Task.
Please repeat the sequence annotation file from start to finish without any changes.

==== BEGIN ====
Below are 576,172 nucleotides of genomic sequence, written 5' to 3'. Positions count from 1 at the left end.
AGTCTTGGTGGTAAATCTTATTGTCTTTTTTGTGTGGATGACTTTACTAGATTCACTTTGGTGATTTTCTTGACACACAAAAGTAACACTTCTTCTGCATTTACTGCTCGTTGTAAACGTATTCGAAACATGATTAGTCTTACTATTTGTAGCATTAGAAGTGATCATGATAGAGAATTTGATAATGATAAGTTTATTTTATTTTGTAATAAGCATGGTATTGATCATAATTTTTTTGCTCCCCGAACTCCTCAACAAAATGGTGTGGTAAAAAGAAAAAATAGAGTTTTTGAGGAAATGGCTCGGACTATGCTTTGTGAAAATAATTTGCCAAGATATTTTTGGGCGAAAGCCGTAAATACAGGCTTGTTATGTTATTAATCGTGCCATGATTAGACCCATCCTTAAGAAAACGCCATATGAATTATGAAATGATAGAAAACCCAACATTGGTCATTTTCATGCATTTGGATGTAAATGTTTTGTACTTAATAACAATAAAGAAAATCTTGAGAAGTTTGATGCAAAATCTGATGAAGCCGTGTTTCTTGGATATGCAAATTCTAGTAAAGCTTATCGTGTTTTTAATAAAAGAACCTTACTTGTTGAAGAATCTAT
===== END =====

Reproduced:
Below are 576,172 nucleotides of genomic sequence, written 5' to 3'. Positions count from 1 at the left end.
AGTCTTGGTGGTAAATCTTATTGTCTTTTTTGTGTGGATGACTTTACTAGATTCACTTTGGTGATTTTCTTGACACACAAAAGTAACACTTCTTCTGCATTTACTGCTCGTTGTAAACGTATTCGAAACATGATTAGTCTTACTATTTGTAGCATTAGAAGTGATCATGATAGAGAATTTGATAATGATAAGTTTATTTTATTTTGTAATAAGCATGGTATTGATCATAATTTTTTTGCTCCCCGAACTCCTCAACAAAATGGTGTGGTAAAAAGAAAAAATAGAGTTTTTGAGGAAATGGCTCGGACTATGCTTTGTGAAAATAATTTGCCAAGATATTTTTGGGCGAAAGCCGTAAATACAGGCTTGTTATGTTATTAATCGTGCCATGATTAGACCCATCCTTAAGAAAACGCCATATGAATTATGAAATGATAGAAAACCCAACATTGGTCATTTTCATGCATTTGGATGTAAATGTTTTGTACTTAATAACAATAAAGAAAATCTTGAGAAGTTTGATGCAAAATCTGATGAAGCCGTGTTTCTTGGATATGCAAATTCTAGTAAAGCTTATCGTGTTTTTAATAAAAGAACCTTACTTGTTGAAGAATCTAT